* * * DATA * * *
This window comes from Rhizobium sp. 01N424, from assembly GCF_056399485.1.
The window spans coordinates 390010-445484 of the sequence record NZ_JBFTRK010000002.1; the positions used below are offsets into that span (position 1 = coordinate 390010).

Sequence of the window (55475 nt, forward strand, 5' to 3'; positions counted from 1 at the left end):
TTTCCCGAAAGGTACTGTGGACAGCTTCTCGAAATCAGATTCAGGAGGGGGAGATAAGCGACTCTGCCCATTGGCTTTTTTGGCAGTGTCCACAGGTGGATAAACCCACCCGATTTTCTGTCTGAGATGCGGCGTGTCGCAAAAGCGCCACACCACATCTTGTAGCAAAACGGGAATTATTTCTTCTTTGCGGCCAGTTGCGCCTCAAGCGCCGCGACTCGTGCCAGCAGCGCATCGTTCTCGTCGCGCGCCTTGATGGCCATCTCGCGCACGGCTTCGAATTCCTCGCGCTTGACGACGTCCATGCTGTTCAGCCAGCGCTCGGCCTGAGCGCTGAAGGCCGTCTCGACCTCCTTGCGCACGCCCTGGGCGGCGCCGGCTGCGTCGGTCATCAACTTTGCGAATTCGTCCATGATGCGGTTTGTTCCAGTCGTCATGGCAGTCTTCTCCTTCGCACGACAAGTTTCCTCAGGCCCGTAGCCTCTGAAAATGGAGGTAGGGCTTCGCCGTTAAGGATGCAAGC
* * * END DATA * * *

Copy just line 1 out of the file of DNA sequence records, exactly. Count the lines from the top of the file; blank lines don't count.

This window comes from Rhizobium sp. 01N424, from assembly GCF_056399485.1.